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Science of the Sexes

Emiliano Ponzi

Science of the Sexes (continued)

Both males and females always are used for comparative purposes in the Fairweather lab where sex differences have been shown to drive autoimmune disease.

Autoimmune diseases are notoriously lopsided in terms of whom they strike. Thyroid disease affects mainly women while dilated cardiomyopathy (the chronic type of heart disease that Fairweather’s studying) affects men more.

It’s not simply good practice to acknowledge sex differences, it’s outright dangerous to ignore them, says UCLA’s Art Arnold: “Treating one sex like the other may be as inappropriate as treating a child like an adult. The equitable treatment of females and males requires an understanding of their differences.”

When Sabra Klein gave presentations early on in her career and talked about the differences she saw between the sexes, she was invariably followed by a more senior colleague who would not mention any differences between males and females. Inevitably, an audience member would ask if he saw the same types of differences that Dr. Klein reported.

The answer, Klein recalls, always was curt and final: No. Absolutely not.

“That would be it, with no further explanation,” Klein says. “And I’d feel everything sink. I wasn’t born with thick skin. I’d take it personally and worry: What are people trying to say about me, my data, the quality of my work?

“But as soon as I’d get back into the lab, into what we were doing, I’d get over the intimidation because I was excited by the research. I believed in it.”

It didn’t hurt that senior faculty in her department believed in her work as much as she did: “Diane Griffin, Al Scott and Greg Glass had a lot to do with my ability to stand up and be that lone voice in the wilderness. They took a risk hiring me. They told me I needed to lay claim to a field.”

These days, the very same people who made presentations after Klein and disavowed sex differences now are sending their data to her, reporting that they too are seeing trends. They now allow Klein to present their unpublished data in talks, which is a giant leap forward. But out there in the published world, sex differences remain largely ignored.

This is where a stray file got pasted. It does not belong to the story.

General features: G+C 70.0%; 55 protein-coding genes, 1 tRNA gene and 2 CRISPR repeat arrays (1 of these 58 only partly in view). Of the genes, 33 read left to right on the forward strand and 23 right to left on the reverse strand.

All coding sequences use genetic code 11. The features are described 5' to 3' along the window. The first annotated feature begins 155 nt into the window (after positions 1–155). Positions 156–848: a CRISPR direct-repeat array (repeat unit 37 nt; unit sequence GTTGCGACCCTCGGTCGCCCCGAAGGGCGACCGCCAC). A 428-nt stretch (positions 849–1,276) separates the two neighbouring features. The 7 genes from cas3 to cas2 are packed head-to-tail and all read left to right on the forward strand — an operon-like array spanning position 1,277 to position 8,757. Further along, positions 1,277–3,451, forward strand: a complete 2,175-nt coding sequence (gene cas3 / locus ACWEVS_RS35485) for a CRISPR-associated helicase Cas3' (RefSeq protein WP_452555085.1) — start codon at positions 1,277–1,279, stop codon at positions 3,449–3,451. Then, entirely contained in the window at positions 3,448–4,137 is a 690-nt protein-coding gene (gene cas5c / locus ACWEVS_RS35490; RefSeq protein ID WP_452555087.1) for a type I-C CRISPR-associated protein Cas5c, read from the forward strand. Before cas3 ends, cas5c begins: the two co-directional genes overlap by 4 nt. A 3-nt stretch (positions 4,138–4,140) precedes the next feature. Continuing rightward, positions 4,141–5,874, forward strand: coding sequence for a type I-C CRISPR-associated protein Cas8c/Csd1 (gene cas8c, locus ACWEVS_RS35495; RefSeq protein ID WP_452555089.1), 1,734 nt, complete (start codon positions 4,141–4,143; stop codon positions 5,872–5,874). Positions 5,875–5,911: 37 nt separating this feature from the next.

“When you put your data out there, you are choosing to enter a debate,” Klein says. “It’s not some definitive conclusion; the book is not closed, the story not over. You put yourself out there to be judged, and to be open to people’s interpretations. I am always working to hone my arguments, to improve on my logic.”

But as the long, cold flu season gives way to Spring, Sabra Klein senses a thawing of attitudes toward sex-based biology. Her team recently resubmitted a research paper for consideration by a prestigious journal. Because the reviewers’ comments and concerns had been so constructive, Klein has reason to believe that she’ll hear good news back soon: “I think they might actually be rooting for us.”


This forum is closed
  • Keith Berry

    Sterling Va 10/31/2011 01:06:34 PM

    Very nice article, I wish Ms Klein great success, my wife was recently tested for lyme disease, and it came out negative, but now has swelling in the knee. I am thinking there might be some correlation here. I hope not but can't help but wonder. Maybe we need to make a trip up to Baltimore?

  • Denise Dalton

    Baltimore 11/08/2011 05:51:24 PM

    Keith, Swelling in the knee is a very typical presentation of Lyme disease. Tests can be negative in the early stages. I'm not sure of her exposure risk, or the timing between her test and knee swelling, but to further educate, I highly recommend the Columbia University Research Center for Tick-Borne Disease Website to get accurate information on testing, symptoms, etc. First, read through all the patient links on the left, then scour the rest of the site for additional information regarding the current state of research, etc. I wish your wife the best.Untreated lyme disease can create a host of challenging health issues beyond the typical presentations; especially if there is a co-infection that can complicate accurate diagnosis & treatment. ~Denise

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